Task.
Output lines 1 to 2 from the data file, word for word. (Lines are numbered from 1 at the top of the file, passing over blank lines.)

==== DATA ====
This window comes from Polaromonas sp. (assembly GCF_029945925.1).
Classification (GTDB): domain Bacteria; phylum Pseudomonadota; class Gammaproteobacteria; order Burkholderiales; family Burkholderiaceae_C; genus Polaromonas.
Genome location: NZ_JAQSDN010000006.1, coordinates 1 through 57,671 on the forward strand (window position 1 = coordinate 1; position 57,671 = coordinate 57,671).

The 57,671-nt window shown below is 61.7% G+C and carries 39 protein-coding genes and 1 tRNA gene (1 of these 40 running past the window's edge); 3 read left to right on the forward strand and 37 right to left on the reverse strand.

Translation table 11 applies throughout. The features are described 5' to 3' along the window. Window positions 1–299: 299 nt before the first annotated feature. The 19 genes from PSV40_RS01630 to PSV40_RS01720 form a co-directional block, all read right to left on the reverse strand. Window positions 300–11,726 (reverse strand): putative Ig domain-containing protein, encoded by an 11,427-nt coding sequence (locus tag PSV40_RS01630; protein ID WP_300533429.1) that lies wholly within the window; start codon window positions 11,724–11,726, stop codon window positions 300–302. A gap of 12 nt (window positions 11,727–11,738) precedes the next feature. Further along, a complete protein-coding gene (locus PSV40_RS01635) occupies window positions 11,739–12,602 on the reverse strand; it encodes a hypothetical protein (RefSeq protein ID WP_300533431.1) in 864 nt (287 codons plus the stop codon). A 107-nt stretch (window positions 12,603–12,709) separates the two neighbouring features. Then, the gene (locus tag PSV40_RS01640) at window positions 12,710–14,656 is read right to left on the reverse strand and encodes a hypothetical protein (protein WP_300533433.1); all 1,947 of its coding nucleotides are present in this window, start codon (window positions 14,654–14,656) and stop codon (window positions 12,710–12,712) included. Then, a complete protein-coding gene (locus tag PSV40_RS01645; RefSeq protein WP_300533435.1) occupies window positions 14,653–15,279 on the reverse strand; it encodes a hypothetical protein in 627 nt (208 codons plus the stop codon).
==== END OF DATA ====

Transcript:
This window comes from Polaromonas sp. (assembly GCF_029945925.1).
Classification (GTDB): domain Bacteria; phylum Pseudomonadota; class Gammaproteobacteria; order Burkholderiales; family Burkholderiaceae_C; genus Polaromonas.